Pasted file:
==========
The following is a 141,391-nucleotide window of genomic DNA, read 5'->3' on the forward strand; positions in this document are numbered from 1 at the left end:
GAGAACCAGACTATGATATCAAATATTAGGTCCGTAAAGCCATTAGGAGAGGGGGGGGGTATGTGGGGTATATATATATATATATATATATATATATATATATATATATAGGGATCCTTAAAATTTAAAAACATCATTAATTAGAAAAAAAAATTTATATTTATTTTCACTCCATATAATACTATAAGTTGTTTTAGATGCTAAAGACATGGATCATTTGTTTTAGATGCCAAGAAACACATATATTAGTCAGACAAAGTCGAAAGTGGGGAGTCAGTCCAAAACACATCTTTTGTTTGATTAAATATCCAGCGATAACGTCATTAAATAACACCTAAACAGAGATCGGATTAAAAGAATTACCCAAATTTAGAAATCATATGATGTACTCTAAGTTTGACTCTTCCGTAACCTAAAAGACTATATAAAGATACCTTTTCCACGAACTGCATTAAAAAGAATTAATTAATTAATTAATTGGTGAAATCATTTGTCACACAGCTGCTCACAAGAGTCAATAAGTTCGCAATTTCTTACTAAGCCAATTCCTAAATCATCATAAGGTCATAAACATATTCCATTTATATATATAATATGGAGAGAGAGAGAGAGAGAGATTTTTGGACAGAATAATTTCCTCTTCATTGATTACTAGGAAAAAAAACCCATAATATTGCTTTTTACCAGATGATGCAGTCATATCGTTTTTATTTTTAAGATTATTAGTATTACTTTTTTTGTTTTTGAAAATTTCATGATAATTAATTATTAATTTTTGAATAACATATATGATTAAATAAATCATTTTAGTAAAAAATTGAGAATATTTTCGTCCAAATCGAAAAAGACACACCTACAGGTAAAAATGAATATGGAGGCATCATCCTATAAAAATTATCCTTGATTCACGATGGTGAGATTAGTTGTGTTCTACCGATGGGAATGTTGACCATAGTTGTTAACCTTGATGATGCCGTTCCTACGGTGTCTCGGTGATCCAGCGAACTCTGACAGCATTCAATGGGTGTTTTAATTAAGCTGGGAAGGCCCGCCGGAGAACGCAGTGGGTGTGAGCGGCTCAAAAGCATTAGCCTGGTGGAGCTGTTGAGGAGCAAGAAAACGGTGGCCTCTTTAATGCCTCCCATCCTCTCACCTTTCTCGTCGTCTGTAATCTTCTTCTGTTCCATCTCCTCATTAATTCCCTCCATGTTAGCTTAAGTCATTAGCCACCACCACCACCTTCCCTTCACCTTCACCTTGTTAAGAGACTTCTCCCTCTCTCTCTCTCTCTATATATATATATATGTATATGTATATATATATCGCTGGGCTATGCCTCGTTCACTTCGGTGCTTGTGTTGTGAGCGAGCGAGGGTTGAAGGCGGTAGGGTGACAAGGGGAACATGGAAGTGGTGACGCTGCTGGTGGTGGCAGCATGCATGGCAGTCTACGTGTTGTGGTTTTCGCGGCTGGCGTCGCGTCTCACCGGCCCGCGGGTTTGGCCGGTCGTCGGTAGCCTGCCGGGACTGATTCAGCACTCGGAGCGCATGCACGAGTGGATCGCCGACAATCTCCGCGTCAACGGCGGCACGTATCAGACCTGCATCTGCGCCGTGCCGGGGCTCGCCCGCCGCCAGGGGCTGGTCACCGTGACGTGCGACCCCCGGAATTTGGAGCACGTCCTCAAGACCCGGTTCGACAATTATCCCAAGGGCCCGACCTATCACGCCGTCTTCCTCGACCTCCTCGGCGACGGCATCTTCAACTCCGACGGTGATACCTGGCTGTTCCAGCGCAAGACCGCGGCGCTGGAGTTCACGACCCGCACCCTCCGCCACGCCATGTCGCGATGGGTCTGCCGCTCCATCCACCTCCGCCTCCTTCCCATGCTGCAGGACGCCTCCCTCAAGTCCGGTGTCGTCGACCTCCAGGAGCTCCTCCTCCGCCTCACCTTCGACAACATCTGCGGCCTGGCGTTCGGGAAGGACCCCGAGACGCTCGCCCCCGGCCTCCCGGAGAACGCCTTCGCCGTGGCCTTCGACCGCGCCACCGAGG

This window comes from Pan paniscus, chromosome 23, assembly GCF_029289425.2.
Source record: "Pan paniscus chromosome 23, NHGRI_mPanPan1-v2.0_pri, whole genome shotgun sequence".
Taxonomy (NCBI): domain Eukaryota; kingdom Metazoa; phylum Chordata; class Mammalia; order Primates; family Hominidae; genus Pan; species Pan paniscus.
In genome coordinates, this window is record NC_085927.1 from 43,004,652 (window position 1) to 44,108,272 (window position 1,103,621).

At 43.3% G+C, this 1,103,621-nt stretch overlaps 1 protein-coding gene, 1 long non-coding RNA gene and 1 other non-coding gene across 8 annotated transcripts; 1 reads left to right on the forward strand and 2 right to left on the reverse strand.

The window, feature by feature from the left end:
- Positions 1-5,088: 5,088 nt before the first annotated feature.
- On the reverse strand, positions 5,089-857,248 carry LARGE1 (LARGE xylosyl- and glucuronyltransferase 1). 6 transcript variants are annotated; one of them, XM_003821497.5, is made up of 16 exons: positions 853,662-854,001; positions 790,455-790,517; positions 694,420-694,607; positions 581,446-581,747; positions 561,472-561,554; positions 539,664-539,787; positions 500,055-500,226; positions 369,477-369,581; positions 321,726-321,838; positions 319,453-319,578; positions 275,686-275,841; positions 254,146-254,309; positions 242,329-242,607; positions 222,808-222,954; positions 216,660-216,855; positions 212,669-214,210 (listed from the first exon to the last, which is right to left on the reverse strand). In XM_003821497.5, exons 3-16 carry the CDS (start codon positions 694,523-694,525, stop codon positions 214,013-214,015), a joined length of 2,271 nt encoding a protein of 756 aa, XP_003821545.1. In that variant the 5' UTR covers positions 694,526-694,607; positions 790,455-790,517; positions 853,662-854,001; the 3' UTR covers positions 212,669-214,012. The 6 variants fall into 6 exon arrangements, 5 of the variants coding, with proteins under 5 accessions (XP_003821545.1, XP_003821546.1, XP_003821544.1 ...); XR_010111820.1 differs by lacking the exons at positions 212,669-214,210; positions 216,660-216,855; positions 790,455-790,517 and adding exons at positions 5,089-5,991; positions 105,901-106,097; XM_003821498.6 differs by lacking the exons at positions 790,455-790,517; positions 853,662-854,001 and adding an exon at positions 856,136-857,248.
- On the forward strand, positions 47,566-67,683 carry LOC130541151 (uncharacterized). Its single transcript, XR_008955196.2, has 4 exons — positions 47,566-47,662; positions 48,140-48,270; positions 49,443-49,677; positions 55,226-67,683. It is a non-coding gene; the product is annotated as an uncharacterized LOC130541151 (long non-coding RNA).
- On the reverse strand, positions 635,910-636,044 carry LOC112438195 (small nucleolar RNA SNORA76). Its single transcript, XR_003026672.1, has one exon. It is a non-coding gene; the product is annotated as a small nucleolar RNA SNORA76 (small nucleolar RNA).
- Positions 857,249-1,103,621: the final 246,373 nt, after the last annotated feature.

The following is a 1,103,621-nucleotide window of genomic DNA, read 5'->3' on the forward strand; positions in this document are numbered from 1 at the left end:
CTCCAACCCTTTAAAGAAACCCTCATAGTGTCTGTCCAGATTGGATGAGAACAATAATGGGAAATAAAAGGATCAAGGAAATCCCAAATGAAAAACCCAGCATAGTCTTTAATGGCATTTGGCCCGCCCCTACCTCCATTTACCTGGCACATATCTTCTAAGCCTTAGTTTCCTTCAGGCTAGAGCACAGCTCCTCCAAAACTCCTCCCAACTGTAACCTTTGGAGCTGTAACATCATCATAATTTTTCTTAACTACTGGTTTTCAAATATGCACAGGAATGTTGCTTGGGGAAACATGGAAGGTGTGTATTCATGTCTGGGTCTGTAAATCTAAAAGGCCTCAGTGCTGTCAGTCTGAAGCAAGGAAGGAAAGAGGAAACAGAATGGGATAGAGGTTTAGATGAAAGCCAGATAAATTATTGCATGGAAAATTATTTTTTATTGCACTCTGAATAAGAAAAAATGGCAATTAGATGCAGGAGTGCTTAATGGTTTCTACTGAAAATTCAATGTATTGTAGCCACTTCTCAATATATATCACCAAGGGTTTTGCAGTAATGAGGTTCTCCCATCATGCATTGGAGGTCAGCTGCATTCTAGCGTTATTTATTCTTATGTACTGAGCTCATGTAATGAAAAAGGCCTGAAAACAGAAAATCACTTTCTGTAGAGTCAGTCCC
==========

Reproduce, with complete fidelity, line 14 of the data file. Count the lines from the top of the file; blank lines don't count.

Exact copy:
The following is a 1,103,621-nucleotide window of genomic DNA, read 5'->3' on the forward strand; positions in this document are numbered from 1 at the left end: